New in Politico Magazine: Why Trump Had to Fire Sally Yates

January 31st, 2017

Last night around 10:00 PM CT, an editor from Politico Magazine asked me if I could turn around a piece on Yates’s firing, based on my blog posts and tweets. In about 90 minutes, I put together this OpEd, which I think accurate characterizes my thoughts.

Here is the introduction:

Democrats are calling it the Monday Night Massacre. On Monday evening, Acting Attorney General Sally Yates announced that under her leadership, the Justice Department would not defend President Donald Trump’s executive order on immigration. After acknowledging that the Office of Legal Counsel had reviewed the policy, and noting that the Civil Division could defend it in court, she personally rebuffed the president’s judgment, which she did not find “wise or just.” Yates, a career prosecutor appointed by Barack Obama, is now being hailed for standing up to a supposedly “tyrannical” president, according to a statement blasted out by the Democratic National Committee.

But this has it wrong. If Yates truly felt this way, she should have told the president her conclusions in confidence. If he disagreed, she had one option: resign. Instead, she made herself a political martyr and refused to comply. Trump obliged, and replaced her with the U.S. attorney for the Eastern District of Virginia, Dana Boente. While this late-night termination may bring to mind President Richard Nixon’s infamous “Saturday Night Massacre,” the analogy is inapt. This is a textbook case of insubordination, and the president was well within his constitutional powers to fire her. Call it the Monday Night Layoff instead.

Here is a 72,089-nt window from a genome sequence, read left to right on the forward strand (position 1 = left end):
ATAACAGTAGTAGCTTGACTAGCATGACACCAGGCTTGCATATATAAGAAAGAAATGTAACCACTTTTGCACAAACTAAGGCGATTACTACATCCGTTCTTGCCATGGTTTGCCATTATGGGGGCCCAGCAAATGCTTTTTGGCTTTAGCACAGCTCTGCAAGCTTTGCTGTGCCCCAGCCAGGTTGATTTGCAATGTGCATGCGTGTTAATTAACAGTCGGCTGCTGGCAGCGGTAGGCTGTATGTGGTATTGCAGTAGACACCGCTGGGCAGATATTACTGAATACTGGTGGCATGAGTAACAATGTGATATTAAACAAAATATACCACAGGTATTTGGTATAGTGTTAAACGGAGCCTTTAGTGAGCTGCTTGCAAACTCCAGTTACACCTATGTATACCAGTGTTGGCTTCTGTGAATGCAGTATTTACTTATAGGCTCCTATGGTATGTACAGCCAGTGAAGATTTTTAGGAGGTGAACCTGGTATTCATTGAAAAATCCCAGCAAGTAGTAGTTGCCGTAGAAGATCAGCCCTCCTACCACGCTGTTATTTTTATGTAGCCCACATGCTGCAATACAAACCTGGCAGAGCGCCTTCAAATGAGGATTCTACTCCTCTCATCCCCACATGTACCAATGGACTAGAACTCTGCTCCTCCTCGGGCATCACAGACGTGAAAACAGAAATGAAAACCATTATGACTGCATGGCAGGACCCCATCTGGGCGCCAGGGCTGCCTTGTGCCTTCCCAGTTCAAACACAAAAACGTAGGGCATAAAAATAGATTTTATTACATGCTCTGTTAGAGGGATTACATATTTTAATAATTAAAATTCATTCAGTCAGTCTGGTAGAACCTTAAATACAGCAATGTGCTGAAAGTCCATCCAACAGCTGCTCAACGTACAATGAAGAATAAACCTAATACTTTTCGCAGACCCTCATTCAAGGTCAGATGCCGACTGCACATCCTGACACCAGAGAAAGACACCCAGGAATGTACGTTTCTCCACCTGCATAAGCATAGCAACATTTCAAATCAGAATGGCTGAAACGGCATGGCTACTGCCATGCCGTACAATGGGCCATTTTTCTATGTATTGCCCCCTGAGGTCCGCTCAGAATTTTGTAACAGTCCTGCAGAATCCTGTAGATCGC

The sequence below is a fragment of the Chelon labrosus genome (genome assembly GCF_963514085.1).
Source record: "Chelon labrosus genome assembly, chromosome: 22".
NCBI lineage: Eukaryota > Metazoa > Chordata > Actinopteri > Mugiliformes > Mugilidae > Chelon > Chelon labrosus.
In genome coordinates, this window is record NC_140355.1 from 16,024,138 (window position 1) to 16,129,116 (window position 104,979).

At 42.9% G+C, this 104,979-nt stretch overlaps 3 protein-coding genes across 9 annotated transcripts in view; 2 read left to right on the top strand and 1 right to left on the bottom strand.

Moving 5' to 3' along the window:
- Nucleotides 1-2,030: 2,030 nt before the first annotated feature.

But be sure to read down to the bottom, where I note the practical implications of this decision.

While I defend Trump’s constitutional authority to remove the acting attorney general, his message accompanying the termination warrants a careful study. Announcing her firing, the president wrote that Yates had “betrayed the Department of Justice by refusing to enforce a legal order.” Charges of betrayal will only serve to chill voices of dissent within the Justice Department, and limit internal checks on the White House. Though Yates erred egregiously by making her opinion public, rather than resigning, others within the executive branch should feel free to raise constitutional doubts to the White House. However, if those in the minority sense that they will be deemed traitors, the voices of reason within the government will be silenced for fear of persecution. I worry that Yates’s foolish last stand will poison the well of President Trump’s already-low estimation of lawyers that tell him “no.” Her selfish act of painless self-flagellation—which will no doubt be rewarded by a lifetime of adulation from the left—will in the long run be counterproductive, and unfortunately inhibit dissent within an already skittish agency. Yates’s plan backfired, big league.

This is not a one-time event. I fear this situation will deteriorate, quickly.